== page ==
Poor relative sent to live off the mercy of a rich relative and then treated like dirt until he understands how much he needs her? Yuck.
This ties into the unequal power dynamic. Rich women during this time were treated as prized creatures to be sheltered from sexuality. They weren’t even supposed to have any knowledge of it. I don’t care. I don’t want to read about the hero grabbing the heroine and kissing her while she says, “No” over and over until she finally realizes how passionate this makes her feel and she opens up to the sexual being within. Nope, nope, nope – automatic DNF.
What would I like to see?
The other thing I noticed is that all the books that I have finished in the last month are about dukes. I’m to the point where I roll my eyes whenever I read that the main character is a duke. There are 20 dukes in the U.K. In Regency books they are all in want of a wife all the time. Let some of the other people have stories.
These books are also so white and so straight. I know, I know, we are discussing British aristocracy and that’s pretty much textbook white. But at the time in question in Regency books, slavery was still legal in British colonies. Even if there weren’t any peers that were not white, there were people of color working as servants or merchants. People were around if you look at the art of the time.
“In the 17th and 18th centuries black domestic servants in great houses were often seen as a conspicuous sign of wealth. Some were paid wages and could leave their employers, while others were treated as property. Portraits and inventories in great houses record many such lives.” from historicengland.org
What about a book about an arranged marriage because one or more of the participants is gay? You know it had to have happened.
So who is doing it right? I got into reading Regency books through my grandmother about 25 years ago. I never paid attention to authors. I just read what she got in her Harlequin subscription. Then I quit reading them for a long time. I had no idea who was writing good books now.
My favorite is still Courtney Milan. Her characters aren’t all Dukes. Her books show a good sense of humor in the courtships. She even writes sex scenes that I don’t mind.
So what have I learned that I’m going to apply to my NaNoWriMo book? My characters are lower down the social ladder for variety. There won’t be any forcing themselves on each other. There will be some black characters. Let’s see how it goes starting next week.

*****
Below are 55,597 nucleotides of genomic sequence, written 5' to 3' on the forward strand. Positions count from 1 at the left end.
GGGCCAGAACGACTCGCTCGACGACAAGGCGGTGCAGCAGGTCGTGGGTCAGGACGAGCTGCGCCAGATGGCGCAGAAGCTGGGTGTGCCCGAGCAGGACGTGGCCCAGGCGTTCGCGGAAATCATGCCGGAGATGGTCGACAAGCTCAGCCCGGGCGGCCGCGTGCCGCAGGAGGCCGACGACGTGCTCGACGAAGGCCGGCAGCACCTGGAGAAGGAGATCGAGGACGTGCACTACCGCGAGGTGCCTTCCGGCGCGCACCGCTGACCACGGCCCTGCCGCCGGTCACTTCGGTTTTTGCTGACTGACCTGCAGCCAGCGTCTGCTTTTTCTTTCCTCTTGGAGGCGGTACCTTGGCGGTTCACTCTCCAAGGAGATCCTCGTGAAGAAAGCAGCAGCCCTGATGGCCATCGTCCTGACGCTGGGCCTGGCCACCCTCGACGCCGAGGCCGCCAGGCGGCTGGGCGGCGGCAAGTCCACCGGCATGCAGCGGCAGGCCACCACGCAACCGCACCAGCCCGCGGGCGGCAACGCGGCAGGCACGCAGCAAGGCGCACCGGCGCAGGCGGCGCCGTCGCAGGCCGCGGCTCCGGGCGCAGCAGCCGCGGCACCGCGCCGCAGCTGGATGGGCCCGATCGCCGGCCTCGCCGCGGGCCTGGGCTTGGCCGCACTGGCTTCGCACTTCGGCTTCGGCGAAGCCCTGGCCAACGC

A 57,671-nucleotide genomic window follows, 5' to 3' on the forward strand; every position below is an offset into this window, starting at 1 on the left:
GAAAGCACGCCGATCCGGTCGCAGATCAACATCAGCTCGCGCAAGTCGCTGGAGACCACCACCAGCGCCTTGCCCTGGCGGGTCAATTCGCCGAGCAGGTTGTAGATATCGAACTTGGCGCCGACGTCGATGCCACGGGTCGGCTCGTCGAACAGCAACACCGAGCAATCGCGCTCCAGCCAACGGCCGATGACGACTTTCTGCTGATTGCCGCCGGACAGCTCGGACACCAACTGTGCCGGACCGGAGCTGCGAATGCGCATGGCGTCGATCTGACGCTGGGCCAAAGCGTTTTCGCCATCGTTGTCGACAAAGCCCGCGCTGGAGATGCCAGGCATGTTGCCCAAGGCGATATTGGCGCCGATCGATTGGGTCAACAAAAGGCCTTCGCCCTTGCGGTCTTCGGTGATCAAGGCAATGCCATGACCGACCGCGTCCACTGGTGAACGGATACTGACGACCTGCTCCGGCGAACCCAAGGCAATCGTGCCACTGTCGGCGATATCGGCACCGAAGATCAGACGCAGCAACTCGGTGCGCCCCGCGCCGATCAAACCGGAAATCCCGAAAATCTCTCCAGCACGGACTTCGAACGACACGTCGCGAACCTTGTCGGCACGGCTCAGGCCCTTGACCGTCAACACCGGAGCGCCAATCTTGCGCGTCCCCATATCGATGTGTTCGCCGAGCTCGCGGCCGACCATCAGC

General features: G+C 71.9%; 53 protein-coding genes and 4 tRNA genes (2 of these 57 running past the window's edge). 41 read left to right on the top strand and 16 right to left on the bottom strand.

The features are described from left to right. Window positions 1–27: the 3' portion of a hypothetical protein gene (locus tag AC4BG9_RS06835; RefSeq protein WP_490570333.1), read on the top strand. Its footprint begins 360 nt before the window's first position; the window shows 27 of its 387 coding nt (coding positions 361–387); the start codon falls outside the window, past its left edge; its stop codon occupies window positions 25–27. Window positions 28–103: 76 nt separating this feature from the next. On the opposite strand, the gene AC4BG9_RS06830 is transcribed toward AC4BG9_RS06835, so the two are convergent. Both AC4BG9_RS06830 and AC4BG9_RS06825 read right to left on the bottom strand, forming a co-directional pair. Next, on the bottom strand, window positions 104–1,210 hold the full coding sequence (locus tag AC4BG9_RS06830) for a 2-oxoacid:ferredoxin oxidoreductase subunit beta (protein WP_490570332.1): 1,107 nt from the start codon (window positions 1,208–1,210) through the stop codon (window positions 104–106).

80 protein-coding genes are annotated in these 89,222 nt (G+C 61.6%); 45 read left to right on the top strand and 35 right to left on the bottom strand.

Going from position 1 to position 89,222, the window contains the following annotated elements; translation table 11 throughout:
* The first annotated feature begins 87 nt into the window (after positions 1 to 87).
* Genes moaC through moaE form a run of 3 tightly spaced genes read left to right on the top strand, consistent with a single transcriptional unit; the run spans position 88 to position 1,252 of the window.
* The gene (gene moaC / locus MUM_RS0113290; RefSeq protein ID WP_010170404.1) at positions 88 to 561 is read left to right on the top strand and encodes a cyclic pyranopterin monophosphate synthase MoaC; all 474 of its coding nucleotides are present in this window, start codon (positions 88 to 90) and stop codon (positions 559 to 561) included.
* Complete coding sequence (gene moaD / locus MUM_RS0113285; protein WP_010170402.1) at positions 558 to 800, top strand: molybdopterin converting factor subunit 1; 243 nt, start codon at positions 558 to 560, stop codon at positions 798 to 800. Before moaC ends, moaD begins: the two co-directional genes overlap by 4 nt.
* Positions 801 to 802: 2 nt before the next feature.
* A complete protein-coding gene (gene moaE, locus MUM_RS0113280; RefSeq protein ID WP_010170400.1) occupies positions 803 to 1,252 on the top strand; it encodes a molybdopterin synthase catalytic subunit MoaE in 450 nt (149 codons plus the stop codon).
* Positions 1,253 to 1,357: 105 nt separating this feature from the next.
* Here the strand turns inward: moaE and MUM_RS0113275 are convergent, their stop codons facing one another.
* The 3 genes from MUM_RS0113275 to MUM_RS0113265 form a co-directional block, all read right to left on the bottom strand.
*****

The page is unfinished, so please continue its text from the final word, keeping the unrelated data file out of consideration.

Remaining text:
Is anyone else doing NaNoWriMo? What is your book about?
“In 2009, New York Times bestselling author Eloisa James took a leap that many people dream about: she sold her house, took a sabbatical from her job as a Shakespeare professor, and moved her family to Paris. With no classes to teach, no committee meetings to attend, no lawn to mow or cars to park, Eloisa revels in the ordinary pleasures of life—discovering corner museums that tourists overlook, chronicling Frenchwomen’s sartorial triumphs, walking from one end of Paris to another. She copes with her Italian husband’s notions of quality time; her two hilarious children, ages eleven and fifteen, as they navigate schools—not to mention puberty—in a foreign language; and her mother-in-law Marina’s raised eyebrow in the kitchen (even as Marina overfeeds Milo, the family dog). “
This is her memoir about her family’s year in Paris. It was developed from her Facebook posts so it contains mainly short snippets of information about her days interspersed with longer essays.
She is an American who is married to an Italian man. They live in New Jersey and have 2 kids. They move to Paris and enroll the kids in an Italian language school because they are fluent. Her son is taking classes like architectural drawing that he isn’t interested in so he doesn’t do the work. Her daughter is now a child who is well acquainted with principals’ offices on two continents. Eloisa walks around the city sampling the food and getting mad that her husband is losing weight as fast as she is gaining it.
“I asked if Alessandro would pick up some of the spectacular chocolate mousse made by a patisserie on the nearby rue Richer. His response: “I thought you were on a diet.” These seven words rank among the more imprudent things he has said to me in the long years of our marriage.”
The Saga of Milo
Background – They had a Chihuahua named Milo. He used to fly back and forth from the U.S. to Italy with them when they visited her husband’s family. But Milo got fat. He got stranded in Italy because he was too heavy to fly back to the U.S. in the cabin. So Milo has been staying with Italian Grandma until he loses weight. Yeah, it’s not happening. Occasionally she reports in on Milo’s vet visits with Grandma.